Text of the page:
Tokenomics – The word used to refer to all questions of the token’s value and growth. Includes market cap, supply, price, growth rate, etc.

FUD – Fear, Uncertainty, and Doubt. This goes away when you are confident in your investment decision that comes from knowing the ins and outs of your research.

FOMO – Fear of Missing Out, the most powerful motivator in getting people to invest more money than they should in projects they know nothing about that are obvious scams or pointless meme coins.

Oracle – A program on the blockchain meant to get outside information. Without them, Blockchains are a closed ecosystem. They can’t reach out into the open internet to get information from API’s like other applications. Oracles are special programs that are meant to solve this by allowing Smart Contracts to get information from outside sources and use it to enhance their functionality. For example, imagine you had a crop insurance policy on the blockchain that said if it snowed more than 3 feet in your city the insurance contract would reimburse you for the loss. You could pay into this contract by sending Cryptocurrency to the contract every month as a premium. An insurance provider would also pay into it just in case. An oracle could reach out to your weather sensor service everyday and see how much it snowed, and if it was enough to trigger the insurance contract then it would feed that information back and automatically release the insurance payout.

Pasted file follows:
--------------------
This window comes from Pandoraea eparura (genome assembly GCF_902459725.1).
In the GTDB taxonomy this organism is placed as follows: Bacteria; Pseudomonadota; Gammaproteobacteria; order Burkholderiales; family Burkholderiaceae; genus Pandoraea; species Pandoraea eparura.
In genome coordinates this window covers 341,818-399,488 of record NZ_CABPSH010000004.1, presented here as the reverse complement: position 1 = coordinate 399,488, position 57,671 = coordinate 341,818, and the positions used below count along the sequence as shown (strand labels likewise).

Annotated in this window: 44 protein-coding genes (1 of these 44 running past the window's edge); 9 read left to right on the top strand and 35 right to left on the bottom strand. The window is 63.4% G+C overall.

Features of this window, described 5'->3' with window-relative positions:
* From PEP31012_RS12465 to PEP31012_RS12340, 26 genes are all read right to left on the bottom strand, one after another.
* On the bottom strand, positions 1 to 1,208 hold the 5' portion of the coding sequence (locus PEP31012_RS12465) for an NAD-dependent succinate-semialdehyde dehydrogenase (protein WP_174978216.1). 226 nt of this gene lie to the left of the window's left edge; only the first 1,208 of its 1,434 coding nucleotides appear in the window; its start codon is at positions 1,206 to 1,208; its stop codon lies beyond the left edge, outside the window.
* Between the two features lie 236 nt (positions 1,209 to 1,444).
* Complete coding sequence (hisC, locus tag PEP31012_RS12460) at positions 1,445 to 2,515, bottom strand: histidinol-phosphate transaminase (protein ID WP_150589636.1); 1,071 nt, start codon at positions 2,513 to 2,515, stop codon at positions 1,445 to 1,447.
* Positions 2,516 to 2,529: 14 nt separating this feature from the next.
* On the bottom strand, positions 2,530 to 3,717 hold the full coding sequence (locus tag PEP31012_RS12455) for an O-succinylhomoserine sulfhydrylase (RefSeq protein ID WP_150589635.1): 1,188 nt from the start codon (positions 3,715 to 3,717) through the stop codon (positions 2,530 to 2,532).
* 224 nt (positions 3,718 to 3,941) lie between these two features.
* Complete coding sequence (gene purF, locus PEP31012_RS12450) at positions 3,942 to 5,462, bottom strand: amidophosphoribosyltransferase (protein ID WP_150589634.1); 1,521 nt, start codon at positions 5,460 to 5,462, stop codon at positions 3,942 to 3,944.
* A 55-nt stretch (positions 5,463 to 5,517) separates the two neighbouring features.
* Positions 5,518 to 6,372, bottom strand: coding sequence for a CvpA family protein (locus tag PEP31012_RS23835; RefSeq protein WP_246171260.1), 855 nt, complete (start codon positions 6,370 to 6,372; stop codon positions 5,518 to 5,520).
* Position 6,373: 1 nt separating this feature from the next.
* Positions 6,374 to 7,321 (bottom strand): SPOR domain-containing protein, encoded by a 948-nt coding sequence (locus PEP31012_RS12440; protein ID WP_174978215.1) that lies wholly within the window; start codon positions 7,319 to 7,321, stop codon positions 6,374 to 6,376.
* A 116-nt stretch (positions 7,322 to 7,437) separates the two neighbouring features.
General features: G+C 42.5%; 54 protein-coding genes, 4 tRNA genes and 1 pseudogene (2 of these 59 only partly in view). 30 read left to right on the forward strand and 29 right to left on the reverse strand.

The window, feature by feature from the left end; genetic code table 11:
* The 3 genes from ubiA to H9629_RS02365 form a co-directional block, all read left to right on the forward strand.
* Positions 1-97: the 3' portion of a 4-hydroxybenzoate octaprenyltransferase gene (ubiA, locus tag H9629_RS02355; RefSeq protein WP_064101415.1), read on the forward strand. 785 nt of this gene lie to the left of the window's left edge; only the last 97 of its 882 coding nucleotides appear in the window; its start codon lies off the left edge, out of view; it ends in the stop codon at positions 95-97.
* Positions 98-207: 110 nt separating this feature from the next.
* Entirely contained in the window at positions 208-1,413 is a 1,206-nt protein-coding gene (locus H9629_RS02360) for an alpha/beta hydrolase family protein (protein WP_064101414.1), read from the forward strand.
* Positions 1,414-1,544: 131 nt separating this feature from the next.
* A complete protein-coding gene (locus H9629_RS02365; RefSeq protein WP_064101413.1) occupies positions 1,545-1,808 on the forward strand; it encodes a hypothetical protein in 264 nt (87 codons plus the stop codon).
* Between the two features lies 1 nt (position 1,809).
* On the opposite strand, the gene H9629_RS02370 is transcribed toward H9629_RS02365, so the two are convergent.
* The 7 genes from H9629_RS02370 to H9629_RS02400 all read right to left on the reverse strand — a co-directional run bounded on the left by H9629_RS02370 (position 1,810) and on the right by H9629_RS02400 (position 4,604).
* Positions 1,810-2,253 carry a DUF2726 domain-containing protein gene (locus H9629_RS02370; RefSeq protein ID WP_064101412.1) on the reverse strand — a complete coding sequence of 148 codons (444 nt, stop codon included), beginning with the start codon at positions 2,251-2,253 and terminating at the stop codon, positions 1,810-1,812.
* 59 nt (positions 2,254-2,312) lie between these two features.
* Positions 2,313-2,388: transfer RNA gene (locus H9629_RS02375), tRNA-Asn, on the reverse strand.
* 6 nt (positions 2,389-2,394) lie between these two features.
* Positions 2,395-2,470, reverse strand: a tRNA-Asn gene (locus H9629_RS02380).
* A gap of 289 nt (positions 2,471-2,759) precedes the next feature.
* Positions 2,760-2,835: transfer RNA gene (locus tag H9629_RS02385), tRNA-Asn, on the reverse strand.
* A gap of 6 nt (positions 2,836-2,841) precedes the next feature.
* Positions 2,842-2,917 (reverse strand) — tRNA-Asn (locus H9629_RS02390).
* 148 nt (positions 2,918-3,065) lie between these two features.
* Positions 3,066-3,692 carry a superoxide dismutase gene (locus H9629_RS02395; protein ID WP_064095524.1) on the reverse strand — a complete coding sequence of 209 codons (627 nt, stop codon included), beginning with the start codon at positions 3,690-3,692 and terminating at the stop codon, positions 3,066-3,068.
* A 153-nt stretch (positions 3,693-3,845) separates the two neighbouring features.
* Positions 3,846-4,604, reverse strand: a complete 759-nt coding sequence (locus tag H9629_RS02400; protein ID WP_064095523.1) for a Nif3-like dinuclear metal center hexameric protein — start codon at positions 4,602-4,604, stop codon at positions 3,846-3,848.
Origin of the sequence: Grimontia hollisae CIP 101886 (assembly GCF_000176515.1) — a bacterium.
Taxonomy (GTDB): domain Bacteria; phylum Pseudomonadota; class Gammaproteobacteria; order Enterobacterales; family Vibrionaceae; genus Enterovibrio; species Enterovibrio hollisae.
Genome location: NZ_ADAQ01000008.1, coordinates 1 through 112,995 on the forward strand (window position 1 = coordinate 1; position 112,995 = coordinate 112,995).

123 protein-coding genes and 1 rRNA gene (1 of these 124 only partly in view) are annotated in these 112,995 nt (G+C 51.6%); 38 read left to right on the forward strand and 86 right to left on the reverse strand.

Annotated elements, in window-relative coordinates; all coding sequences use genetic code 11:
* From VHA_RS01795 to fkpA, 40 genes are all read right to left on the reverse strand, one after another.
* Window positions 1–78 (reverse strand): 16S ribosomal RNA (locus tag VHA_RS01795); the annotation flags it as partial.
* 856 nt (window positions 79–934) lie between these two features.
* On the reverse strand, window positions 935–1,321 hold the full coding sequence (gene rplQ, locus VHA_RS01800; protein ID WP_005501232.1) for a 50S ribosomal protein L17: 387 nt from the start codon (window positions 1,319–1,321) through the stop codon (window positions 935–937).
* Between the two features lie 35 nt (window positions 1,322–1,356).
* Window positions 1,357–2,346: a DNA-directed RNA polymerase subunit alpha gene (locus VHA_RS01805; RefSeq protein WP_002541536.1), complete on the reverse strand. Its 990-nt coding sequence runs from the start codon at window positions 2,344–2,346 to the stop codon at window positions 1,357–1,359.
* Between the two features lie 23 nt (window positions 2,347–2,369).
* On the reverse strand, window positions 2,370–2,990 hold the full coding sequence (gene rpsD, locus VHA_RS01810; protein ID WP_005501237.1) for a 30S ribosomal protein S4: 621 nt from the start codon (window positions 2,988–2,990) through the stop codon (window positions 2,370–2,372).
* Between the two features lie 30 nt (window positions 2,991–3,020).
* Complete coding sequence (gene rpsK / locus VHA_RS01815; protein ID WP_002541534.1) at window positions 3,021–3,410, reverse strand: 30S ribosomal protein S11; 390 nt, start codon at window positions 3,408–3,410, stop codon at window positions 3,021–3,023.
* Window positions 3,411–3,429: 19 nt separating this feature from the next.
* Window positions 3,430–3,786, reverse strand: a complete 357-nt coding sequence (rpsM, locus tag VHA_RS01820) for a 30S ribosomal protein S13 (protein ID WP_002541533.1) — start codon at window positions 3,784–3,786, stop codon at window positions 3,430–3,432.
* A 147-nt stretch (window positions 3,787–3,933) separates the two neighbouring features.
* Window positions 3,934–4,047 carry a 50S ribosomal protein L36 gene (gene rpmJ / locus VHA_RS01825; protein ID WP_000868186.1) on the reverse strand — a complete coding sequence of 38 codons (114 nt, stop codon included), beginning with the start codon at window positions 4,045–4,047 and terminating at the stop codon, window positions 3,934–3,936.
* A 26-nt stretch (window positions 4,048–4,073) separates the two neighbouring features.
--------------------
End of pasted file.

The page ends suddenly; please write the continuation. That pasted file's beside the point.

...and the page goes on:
Scalability Trilemma – A term coined by Vitalik Buterin, the inventor of Ethereum, used to describe the central problem facing Cryptocurrency today. There are three parts: Decentralization, Security, and Scalability. Getting 2 of them requires sacrificing one. If we didn’t care about decentralization then we could have infinite scalability and security by just using a regular database. If we cared only about Decentralization and Scalability then it would mean sacrificing security and opening up the blockchain to 51% attacks by malicious actors. In its current form, decentralization and security have taken priority over scalability in places like Ethereum. Other chains with claims of higher scalability have chosen to sacrifice decentralization (Solana, Binance Smart Chain, etc.). There are many proposed solutions to this currently being worked on.